In March, you’re leading the tourist season by maybe a month. We wandered about medieval San Gimignano, Montepulciano, Arezzo and Lucca virtually alone in the silent, sun-dappled streets. In Pisa, we found a parking spot a block away from The Leaning Tower. Even in Siena, there were tables free in every café in the Piazza del Campo at lunch. Now they’ve closed the centres of the old cities to cars, parking is admittedly challenging in Florence, but the line-up for the Uffizi and The David were only 20 minutes, and a lot of that was local school kids on tour with their teachers.

There’s some striking photographic nudity in the street front window displays in chic Italian shops. Even though you’ve just run your kids past 13,897 tits and bums and cherubic penises at the Uffizi, it startles your stateside sensibilities. Also surprising was how really tiny those old Fiat 500s you used to see in Toronto actually were. Roughly the size of a shopping cart. I had an insane urge to buy one and bring it home in the luggage just for fun. Also amazing are the Mercedes-engineered Smart urban vehicles you now see on Italian streets. Wild! So’s the price of gasoline. About a buck seventy a litre. But good wine is ‘way less than 20 bucks.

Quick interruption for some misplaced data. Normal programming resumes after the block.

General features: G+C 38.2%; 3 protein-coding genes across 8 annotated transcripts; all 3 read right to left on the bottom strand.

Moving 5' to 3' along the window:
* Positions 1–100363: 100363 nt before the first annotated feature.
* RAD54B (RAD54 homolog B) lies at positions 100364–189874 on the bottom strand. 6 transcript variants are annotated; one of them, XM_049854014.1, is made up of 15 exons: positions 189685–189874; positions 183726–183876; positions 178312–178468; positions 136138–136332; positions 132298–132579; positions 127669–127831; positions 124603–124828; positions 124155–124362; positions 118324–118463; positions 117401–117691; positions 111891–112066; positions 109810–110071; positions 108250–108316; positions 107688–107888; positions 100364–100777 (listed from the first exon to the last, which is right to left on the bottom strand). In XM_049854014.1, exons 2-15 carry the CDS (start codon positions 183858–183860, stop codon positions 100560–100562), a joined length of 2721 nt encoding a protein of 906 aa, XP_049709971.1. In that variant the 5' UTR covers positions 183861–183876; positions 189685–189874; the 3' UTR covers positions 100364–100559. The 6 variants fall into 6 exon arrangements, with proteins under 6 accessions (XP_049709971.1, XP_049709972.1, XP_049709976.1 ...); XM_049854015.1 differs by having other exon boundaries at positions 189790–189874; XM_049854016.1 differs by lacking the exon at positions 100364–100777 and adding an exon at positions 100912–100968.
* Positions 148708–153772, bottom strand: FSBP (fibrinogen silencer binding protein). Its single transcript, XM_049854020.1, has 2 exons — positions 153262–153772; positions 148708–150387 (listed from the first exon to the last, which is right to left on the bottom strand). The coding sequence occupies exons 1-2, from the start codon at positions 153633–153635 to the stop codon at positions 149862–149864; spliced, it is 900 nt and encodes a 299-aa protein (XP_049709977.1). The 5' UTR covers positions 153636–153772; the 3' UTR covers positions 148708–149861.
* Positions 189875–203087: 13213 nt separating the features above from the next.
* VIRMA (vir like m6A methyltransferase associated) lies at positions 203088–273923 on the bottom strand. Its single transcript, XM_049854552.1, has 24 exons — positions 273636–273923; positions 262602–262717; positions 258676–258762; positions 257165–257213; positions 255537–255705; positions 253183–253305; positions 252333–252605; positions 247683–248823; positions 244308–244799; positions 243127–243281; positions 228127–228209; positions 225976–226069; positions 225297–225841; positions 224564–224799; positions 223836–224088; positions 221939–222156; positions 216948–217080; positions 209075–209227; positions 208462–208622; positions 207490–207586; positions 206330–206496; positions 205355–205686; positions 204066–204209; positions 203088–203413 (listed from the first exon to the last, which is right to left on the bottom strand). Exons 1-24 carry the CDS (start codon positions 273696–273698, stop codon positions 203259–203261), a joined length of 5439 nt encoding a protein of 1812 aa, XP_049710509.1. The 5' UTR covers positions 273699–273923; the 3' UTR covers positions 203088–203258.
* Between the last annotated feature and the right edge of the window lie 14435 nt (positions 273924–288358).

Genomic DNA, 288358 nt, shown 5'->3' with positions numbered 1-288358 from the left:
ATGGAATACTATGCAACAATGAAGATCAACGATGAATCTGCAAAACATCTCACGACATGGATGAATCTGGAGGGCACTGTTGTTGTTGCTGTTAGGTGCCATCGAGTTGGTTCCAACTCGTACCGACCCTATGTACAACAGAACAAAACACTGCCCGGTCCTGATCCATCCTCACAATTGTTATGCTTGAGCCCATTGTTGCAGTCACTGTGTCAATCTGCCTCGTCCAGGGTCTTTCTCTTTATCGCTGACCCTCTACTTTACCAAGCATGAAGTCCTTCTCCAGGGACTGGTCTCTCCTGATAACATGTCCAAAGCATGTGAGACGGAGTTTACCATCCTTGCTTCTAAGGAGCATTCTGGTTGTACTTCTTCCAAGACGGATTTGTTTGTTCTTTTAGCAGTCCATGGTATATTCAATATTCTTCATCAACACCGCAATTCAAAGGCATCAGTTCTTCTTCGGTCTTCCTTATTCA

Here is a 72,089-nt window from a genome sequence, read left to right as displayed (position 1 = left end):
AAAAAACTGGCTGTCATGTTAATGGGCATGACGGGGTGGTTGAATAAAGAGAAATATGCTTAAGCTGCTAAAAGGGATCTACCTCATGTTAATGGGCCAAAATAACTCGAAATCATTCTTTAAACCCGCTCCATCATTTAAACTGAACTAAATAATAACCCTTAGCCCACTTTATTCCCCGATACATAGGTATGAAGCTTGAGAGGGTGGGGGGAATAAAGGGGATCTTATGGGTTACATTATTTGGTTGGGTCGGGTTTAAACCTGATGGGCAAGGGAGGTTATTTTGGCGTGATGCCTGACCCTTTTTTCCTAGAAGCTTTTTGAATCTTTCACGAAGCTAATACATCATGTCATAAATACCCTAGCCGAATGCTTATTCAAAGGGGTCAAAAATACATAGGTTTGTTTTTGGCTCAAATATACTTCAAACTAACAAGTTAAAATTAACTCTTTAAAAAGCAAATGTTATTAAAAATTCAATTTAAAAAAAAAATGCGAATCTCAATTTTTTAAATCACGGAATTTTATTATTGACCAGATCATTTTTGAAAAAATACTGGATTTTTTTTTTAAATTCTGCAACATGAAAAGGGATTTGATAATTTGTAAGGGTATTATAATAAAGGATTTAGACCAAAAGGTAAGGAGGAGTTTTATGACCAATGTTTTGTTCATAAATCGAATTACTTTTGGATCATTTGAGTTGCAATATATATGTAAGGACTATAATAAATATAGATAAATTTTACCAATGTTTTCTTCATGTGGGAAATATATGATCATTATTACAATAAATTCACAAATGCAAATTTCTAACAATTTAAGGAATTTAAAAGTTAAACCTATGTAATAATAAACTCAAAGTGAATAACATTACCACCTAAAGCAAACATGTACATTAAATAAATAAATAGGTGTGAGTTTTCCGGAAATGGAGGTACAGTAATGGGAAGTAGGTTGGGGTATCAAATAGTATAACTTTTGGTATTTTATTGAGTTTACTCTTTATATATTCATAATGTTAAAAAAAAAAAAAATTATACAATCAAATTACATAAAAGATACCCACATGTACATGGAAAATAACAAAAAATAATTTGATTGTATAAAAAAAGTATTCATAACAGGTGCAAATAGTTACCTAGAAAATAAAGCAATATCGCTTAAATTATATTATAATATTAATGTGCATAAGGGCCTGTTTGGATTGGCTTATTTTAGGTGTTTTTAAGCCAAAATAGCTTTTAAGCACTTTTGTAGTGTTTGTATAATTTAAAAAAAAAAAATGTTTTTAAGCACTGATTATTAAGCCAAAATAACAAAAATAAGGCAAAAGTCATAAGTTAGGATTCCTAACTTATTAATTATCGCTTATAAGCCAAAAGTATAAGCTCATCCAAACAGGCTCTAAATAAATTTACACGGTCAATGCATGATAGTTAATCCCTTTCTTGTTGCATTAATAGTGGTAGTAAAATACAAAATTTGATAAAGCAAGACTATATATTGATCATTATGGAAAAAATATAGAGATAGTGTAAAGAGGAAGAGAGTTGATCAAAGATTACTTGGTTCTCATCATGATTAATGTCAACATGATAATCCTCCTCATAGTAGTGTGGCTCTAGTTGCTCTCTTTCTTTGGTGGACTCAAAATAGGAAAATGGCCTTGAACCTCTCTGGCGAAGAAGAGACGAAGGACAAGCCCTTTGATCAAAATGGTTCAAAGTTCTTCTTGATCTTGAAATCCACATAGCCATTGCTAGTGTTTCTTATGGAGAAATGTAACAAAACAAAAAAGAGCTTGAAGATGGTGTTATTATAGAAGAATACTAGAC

We spent numerous days in both Siena and Florence. The former is perhaps more physically enchanting, the latter indescribably rich in art and history. We’d announce we were heading for Florence today, and Jonathan, Michelle and Madeline in the back seat would begin chanting SEE-EN-AH! SEE-EN-AH! until told to lay off or lose gelato when we got there. While we cooked dinners at the villa, the kids would flick on the 300-channel satellite TV. Their favourite nightly show Name That Tune. In German.

Our last lunch in Florence was at a one-knife-and-fork Michelin-rated spot called Latini. The streets outside were deserted, but the place was packed with locals. We wedged ourselves through the door into the tiny waiting area at the bar, and said Buon giorno. Siamo in cinque. The owner said Got a table for you in a couple minutes. You like a glass of wine and some cheese?

Every table had a litre-and-a-half bottle of Chianti, open. Serve yourself, 13 bucks the bottle. We chose to upgrade to a bottle of vino Nobile di Montepulciano. Three bottles of mineral water con gaz. Three plates of wonderful gnocchi. Half a grilled chicken. A huge, butter-tender filet mignon. Three orders of fries. Fava beans in tomato sauce. Two vino santos and biscotti for dessert. A couple of cappuccinos, just for the heck of it. The bill was under a hundred Canadian dollars. Listen, you can’t afford to stay home!

Barry Base creates advertising campaigns for a living. He writes this column to blow off steam, and as a thinly disguised lure to attract clients who may imagine working with him could be a productive and amusing experience. Barry can be reached at (416) 924-5533, or faxed at (416) 960-5255, at the Toronto office of Barry Base & Partners.